I wish that people’s lives were less trying and that people in general were better-off socioeconomically, because I think that the hard conditions of life cause us to want easy art: the kind of art that plays the background and demands little or no attention.
I’m not saying that by making life itself more comfortable for people, they would all automatically begin seeking out difficult pleasures in art; but, if times weren’t so consistently tough, I believe that a great number of minds would be liberated just enough—and thus retain just enough surplus energy—to begin to care about the artworks that possess great depth of thought.
When one is surrounded by turmoil, one wants to escape into a story that is simple and undemanding in an easy medium like TV or online video—life’s turmoil drives us to seek refuge in base works; and the most sublime works get passed over.
It’s totally out of a pastor’s control whether or not people listen to her sermon. If I were a pastor, I would announce that I must, for the sake my own mental health, give up on trying to understand what my congregation wants. And then someone would throw a piece of fruit at my head.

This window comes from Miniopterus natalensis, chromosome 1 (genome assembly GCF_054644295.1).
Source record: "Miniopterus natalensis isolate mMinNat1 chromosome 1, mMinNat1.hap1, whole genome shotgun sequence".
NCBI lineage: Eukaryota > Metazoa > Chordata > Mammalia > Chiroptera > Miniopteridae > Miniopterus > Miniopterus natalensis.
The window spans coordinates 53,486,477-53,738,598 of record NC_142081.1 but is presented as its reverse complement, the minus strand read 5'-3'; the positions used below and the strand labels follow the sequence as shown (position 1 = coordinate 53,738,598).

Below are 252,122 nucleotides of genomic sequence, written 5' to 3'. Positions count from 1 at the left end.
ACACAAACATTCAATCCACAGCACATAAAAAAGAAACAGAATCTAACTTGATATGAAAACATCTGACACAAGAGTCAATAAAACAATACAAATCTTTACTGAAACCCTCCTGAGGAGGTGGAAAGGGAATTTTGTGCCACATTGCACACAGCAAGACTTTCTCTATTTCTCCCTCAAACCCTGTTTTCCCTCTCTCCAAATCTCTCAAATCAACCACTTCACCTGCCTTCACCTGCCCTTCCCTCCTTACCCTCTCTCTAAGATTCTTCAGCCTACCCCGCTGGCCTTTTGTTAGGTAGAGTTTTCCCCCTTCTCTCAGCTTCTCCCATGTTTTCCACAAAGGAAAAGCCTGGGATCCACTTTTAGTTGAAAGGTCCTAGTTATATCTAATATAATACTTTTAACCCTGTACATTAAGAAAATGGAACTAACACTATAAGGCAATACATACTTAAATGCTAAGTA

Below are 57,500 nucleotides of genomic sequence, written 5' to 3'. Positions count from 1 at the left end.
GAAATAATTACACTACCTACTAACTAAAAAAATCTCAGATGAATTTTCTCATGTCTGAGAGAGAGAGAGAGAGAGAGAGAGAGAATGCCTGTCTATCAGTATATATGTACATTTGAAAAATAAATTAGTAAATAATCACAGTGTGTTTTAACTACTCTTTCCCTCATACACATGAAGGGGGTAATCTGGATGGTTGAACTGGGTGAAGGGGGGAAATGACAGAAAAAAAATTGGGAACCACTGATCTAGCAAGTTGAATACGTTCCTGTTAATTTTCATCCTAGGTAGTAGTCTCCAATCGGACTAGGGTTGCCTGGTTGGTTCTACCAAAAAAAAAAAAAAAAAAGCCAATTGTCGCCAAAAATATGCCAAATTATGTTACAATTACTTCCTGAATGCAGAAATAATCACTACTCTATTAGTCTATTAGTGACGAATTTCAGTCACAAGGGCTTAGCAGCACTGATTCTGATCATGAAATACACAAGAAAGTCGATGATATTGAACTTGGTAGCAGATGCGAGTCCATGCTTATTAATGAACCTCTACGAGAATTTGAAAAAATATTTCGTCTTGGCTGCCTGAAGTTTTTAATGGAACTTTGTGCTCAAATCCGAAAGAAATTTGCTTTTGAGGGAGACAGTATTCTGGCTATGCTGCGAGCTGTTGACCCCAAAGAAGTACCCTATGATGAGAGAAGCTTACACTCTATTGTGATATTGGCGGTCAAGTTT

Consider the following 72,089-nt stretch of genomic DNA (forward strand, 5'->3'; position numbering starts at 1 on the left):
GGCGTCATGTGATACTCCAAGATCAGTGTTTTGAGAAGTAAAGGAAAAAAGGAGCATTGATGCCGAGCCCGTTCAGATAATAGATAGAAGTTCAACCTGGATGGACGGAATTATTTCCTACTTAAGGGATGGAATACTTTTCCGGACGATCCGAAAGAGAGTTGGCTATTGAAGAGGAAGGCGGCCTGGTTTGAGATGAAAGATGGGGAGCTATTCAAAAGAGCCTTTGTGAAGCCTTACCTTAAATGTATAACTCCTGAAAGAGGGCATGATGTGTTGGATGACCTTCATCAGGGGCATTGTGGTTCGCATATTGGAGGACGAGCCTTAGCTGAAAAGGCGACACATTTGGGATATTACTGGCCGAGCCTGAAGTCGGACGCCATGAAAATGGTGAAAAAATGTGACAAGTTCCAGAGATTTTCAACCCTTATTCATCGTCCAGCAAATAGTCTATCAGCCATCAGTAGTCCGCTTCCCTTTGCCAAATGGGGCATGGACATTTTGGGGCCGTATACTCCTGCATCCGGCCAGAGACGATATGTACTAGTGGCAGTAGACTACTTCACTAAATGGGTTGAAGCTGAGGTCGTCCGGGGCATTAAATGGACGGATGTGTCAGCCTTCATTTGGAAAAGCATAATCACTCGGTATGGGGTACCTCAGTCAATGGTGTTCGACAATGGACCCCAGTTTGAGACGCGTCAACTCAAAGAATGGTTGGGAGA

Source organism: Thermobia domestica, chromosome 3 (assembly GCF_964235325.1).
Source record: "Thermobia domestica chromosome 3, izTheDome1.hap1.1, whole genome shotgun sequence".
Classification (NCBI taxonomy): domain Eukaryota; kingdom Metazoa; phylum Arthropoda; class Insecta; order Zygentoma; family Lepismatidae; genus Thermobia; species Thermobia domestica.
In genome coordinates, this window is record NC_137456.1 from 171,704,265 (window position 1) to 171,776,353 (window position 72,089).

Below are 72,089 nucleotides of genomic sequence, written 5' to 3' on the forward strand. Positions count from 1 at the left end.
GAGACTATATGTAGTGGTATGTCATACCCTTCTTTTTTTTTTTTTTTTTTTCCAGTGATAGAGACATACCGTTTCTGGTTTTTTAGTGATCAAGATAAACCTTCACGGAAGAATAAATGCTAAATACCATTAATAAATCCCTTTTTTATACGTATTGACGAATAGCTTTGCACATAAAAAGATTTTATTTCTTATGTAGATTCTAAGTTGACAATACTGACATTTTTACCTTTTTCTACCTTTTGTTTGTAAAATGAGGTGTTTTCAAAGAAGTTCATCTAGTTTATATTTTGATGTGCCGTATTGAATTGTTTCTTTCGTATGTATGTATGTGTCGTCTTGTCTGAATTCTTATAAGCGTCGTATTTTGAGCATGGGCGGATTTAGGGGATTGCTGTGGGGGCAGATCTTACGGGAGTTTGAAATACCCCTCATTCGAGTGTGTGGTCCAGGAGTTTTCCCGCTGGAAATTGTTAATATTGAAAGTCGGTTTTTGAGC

Over the last few years, I’ve continued to use the online world as a placebo—I know that it’s not working, it’s not getting my words out to anyone; even though I’m posting publicly, my writings are more secure than if I were to lock them in a drawer. What I just said is a bland repetition of what I’ve said before; I’m starting to echo myself dimmer and less interestingly (I’ve been whining for 97 blog years).
When creating my sermons, I focus on those who are willing to listen—I treat them as I would like to be treated: if I were part of a congregation, I’d want the pastor to swear at God and lift her skirt. (I mean the pastor’s skirt, not God’s; although, come to think of it, lifting God’s skirt would be fine too). The problem is that average people are different from non-average people: they don’t want the same things that we do. They want horror; we want boring horror.
Knowing the truth about the minuteness of one’s potential audience mitigates the pain of unpopularity; but one still needs to feel that at least a single irresponsible critic out there might like what one is writing—even an illusory hope will suffice; and that’s why I’ve continued to woo the Devil in this here diary. I know that the act of doing so is wrongheaded, but my excitement about the chance of reaching the Fiend is enough to propel me into further follies.